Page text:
The Women’s Football World Cup trophy, whose 2023 edition will be held this summer in Australia and New Zealand from July 20 to August 20, is already in Spain on the second leg of its exhibition tour, with 58 days left to be scheduled for the start.
The piece was unveiled this Monday at an event in Ciudad del Fútbol de las Rojas (Madrid), attended by FIFA Secretary General, Fatma Samoura, RFEF Secretary General, Andreu Camp, and Ambassador to Spain from Australia and New Zealand, Sofia. McIntyre and Tara Morton, respectively.
Presenting the trophy to the attendees were the under-20 and under-17 world champions in 2022 with youngsters Inama Gabbaro and Marina Artero respectively. “It’s a different feeling because it’s a world trophy and it’s a source of pride, I don’t know how to describe it,” the Sevilla player said about winning the title. “To be able to win the World Cup with perfection is a dream, it is the maximum an athlete can aspire to,” said the lady of the athletic club.
“It is a historic day for Spain,” said Fatma Samoura, who recalled that this trophy is “the most important” at the sporting level and “it symbolizes the work, the skill and the hearts that beat for a nation”. And that “nothing is impossible” for ‘Red’ for his recent achievements.
The leader explained that FIFA “has drawn up a business strategy” for the event, which they hope “will help footballers, women and girls to believe in themselves and to know that there are no limits to the ability and passion to play”. is not”, and that he should also not forget that “this is an opportunity to promote important issues in women’s rights”.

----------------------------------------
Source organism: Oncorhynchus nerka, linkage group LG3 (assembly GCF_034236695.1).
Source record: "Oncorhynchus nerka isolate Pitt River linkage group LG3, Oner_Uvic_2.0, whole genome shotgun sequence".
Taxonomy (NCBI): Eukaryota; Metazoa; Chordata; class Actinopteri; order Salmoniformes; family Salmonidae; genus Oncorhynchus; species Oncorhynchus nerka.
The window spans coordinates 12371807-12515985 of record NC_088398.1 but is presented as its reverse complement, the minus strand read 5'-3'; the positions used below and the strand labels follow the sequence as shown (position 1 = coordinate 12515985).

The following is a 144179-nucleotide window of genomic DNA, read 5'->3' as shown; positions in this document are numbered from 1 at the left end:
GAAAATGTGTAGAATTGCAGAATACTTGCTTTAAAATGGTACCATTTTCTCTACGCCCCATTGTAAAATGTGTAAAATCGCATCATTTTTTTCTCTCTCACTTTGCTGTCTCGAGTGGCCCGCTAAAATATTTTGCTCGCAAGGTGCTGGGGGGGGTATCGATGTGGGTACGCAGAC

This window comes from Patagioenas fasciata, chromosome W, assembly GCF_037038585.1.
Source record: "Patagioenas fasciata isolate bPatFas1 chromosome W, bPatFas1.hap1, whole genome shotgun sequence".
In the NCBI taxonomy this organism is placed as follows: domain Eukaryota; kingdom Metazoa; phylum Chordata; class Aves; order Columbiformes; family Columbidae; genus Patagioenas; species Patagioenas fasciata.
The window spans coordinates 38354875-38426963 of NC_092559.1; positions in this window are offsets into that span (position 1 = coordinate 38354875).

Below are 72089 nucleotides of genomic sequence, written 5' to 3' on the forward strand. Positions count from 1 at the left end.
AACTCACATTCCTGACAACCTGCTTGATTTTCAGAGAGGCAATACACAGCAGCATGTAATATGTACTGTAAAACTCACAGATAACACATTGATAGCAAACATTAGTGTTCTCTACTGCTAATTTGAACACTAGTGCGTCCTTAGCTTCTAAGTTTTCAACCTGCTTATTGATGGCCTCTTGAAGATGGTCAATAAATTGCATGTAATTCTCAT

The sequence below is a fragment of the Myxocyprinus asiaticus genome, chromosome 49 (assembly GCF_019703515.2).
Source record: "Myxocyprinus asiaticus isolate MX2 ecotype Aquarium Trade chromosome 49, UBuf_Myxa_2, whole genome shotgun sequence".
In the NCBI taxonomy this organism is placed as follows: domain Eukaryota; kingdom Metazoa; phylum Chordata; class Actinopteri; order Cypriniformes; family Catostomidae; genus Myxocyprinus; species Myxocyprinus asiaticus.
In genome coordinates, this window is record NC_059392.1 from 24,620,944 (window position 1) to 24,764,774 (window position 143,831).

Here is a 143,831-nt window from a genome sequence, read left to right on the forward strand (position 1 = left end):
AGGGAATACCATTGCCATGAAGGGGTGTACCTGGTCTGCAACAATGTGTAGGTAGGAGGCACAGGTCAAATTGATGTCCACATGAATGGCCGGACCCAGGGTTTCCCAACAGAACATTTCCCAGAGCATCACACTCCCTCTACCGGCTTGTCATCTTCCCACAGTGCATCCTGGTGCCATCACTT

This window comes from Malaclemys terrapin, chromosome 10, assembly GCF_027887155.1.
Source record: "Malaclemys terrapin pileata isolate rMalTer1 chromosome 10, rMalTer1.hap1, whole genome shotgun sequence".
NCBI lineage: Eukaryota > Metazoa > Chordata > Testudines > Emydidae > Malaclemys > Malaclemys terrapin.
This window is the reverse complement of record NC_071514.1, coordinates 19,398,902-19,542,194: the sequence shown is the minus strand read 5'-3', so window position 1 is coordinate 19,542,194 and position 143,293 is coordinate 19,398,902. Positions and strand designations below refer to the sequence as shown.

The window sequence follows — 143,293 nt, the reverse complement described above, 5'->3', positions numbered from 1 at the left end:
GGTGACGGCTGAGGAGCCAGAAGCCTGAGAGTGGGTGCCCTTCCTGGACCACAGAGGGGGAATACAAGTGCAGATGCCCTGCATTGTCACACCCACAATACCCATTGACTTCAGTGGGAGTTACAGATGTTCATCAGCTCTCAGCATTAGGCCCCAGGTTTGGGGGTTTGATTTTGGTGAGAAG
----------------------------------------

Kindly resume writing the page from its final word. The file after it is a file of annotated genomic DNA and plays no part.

Samoura appreciated that the two hosts are two countries that “believe in the values of football, to unite with other communities and share their rich culture” and that both are “ready” to host this World Cup. , which the organization wants to use “as a platform for 60 million girls to get licensed and professionalize it before 2026”.
For his part, Andreu Camp insisted that the development of women’s football was “one of the primary objectives” set by RFEF president Luis Rubiales when he took office five years ago. “It has been a priority not in words but in deeds and with concrete results and facts,” he said, detailing “a clear increase in the number of licenses” or an increase in the budget for women’s football from “3 to 27 million”.
“We have unbeatable sporting results and the aim is to keep growing, also in absolutes and for this we are going to put all the means at our disposal. Our results are becoming optimal in absolute and lower categories, and our goals in the World Cup Must be the maximum, reach the final and win it if we can, but in football things are not mathematical. The RFEF is ambitious and for that it will have to put all means in”, the manager sentenced.
New Zealand’s ambassador to Spain, Tara Morton, said they would “warmly welcome” the Spanish team, which would play at home. “We can’t wait for the World Cup to start, the best footballers in the world will be there and sport is a powerful tool for inclusion and overcoming discrimination,” he insisted.
Finally, Australia’s ambassador to Spain, Sophia McIntyre, assured that the country is “overwhelmed” to celebrate this World Cup, which will allow many girls to “watch their heroics on the pitch”. Furthermore, he also emphasized that “sport is a powerful thing” when it comes to making a difference and that having the final in an “iconic city” like Sydney would be “incredible”.